Diabetes Clues in Your Mouth
In many cases it's the dentist–and not the physician–who has the first opportunity in the early detection of diabetes, because diabetics are especially prone to dental problems.
Swollen, tender, bleeding and receding gums, loose teeth, and a sore tongue may not just be signs of poor dental health. They may be danger signals for diabetes, too. If you have any of these symptoms, you may be one of the millions of Americans who has diabetes.
Diabetes occurs when a gland called the pancreas fails to produce sufficient amounts of the hormone, insulin, to regulate blood sugar levels. In other words: Diabetics have too little insulin and too much sugar in their blood. When this happens, the body tissue can't convert the sugar it needs into energy. The blood stream then fills with this unused sugar and the result is diabetes.
A serious illness which respects neither age, sex, race nor income level, diabetes is the leading cause of blindness in people 20 to 65 years old and can lead to kidney failure, heart attacks and even death. But outside the dental community, few people realize that diabetics have more than their share of tooth and periodontal (gum) problems. This fact is especially true for undiagnosed diabetics or those who have failed to control their disease adequately with insulin and/or diet and exercise.
Periodontal disease among diabetics progresses rapidly, recurs frequently, and heals slowly. The resistance to treatment can lead to loosened teeth and premature tooth loss.
Your regular dental cleanings at our office provide the best chance for early detection of many health problems, including diabetes. If you have a diabetic tendency, we may refer you to your physician for further testing–another good reason to keep your prescribed dental recall appointments faithfully!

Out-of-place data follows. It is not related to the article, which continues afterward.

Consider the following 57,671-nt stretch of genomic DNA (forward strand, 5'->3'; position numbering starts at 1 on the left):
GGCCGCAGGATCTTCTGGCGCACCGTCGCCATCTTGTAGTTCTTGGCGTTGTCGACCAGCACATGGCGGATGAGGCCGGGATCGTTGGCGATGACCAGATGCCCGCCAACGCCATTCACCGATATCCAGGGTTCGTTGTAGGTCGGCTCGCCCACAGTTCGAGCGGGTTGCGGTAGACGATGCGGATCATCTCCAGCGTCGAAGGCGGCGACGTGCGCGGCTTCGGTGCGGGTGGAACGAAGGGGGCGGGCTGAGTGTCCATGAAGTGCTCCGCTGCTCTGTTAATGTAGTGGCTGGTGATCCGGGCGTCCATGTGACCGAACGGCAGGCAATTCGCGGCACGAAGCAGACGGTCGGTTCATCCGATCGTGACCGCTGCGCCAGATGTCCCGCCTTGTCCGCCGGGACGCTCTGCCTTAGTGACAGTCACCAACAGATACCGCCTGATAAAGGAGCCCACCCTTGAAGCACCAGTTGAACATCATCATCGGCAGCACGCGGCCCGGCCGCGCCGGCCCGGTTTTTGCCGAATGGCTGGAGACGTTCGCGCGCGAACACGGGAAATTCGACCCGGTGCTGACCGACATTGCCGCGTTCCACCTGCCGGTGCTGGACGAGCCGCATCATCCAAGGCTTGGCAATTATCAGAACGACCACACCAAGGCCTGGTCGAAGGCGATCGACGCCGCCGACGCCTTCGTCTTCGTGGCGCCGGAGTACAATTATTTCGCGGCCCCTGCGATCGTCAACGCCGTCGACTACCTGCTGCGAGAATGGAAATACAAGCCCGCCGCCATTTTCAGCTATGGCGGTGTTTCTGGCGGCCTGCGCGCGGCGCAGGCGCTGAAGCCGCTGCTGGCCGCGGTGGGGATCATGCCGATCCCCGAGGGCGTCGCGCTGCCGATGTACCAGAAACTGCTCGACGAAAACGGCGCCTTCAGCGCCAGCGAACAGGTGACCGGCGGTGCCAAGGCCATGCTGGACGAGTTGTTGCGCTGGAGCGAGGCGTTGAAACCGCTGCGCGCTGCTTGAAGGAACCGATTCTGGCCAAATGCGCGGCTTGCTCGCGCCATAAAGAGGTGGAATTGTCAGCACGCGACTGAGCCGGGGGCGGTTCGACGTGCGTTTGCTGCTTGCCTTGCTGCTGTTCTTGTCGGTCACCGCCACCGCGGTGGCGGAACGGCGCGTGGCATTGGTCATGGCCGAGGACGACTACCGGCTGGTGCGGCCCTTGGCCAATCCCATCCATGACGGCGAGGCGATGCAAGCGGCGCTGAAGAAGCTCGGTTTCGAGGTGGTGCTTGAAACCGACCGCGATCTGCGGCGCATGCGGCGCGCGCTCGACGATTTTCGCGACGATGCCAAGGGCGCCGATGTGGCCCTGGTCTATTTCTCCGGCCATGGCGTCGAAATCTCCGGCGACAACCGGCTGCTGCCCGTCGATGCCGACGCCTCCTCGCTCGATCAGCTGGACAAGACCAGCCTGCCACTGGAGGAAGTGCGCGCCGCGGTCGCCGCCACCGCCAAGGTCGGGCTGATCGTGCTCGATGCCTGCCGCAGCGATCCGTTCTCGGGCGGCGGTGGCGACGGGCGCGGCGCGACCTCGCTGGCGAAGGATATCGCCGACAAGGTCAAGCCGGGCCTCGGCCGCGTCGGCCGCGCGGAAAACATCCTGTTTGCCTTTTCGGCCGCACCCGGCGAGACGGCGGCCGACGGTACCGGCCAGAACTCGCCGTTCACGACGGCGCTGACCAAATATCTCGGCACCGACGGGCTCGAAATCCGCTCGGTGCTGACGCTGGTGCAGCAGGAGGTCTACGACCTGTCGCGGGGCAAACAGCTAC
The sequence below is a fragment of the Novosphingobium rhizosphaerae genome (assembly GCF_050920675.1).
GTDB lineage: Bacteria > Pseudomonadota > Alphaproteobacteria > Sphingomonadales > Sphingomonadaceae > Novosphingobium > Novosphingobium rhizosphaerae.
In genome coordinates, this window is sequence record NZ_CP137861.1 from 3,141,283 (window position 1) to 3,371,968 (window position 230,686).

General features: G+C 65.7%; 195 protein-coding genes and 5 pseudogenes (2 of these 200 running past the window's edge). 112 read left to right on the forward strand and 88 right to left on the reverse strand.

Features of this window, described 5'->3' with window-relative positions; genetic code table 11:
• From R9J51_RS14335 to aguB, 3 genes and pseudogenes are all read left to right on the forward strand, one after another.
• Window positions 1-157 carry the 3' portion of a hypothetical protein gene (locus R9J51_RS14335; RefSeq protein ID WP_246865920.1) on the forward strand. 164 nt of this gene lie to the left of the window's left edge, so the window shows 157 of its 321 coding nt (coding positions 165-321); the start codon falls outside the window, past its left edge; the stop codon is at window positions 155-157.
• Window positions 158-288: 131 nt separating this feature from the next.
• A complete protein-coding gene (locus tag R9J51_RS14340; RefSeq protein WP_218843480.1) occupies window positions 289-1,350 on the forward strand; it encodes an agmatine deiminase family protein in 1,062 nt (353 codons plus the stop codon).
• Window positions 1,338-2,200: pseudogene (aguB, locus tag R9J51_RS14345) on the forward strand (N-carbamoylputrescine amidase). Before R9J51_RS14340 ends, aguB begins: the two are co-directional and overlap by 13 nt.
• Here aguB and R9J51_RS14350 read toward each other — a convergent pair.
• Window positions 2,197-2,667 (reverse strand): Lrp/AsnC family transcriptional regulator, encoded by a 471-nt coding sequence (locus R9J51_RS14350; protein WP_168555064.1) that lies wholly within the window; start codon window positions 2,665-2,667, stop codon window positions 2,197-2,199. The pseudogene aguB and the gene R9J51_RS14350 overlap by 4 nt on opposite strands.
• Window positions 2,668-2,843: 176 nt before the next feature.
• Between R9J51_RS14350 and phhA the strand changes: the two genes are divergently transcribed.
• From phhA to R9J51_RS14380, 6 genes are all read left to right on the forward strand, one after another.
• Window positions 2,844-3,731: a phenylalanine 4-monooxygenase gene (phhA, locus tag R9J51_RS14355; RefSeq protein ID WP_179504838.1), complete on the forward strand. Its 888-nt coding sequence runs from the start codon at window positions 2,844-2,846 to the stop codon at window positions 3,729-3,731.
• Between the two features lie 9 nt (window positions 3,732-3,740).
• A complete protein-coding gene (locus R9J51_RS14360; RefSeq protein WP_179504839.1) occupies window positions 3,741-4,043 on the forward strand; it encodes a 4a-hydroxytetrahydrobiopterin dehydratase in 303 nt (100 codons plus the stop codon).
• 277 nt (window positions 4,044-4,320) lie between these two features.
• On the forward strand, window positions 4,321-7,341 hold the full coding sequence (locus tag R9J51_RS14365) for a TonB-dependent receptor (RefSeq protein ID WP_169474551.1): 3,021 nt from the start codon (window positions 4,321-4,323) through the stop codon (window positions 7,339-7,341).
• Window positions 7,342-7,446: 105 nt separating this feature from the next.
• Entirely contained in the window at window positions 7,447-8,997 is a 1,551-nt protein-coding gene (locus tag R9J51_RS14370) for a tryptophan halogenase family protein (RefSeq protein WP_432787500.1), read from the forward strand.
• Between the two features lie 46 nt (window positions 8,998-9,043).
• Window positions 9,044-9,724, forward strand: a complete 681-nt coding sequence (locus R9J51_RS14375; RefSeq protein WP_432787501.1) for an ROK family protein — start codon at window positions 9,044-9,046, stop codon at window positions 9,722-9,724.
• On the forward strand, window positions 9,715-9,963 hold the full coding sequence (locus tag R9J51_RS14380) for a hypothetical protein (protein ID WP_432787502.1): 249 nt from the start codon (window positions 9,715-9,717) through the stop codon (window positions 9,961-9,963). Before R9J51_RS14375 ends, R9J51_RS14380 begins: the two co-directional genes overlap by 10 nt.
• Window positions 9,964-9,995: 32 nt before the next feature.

If you are diabetic, it's important that you keep your dental health history up-to-date, exercise regularly, and eat a diet that provides good nutrition:
- Have regular meals and snack times.
- Don't skip meals.
- Avoid sweets (cake, candy, pie, ice cream).
- Limit use of animal fats and trim fat off meats. Avoid butter, cream, egg yolks.
- Bake and broil rather than fry foods.
- Don't use alcohol, wine, or beer without your doctor's permission.
- See your dentist regularly so small dental problems can be taken care of with a local anesthetic. (Teeth don't heal themselves, so small problems turn into big ones if left untreated. Major oral surgery requires a general anesthetic which means "no food prior to surgery"—a problem for diabetics.)
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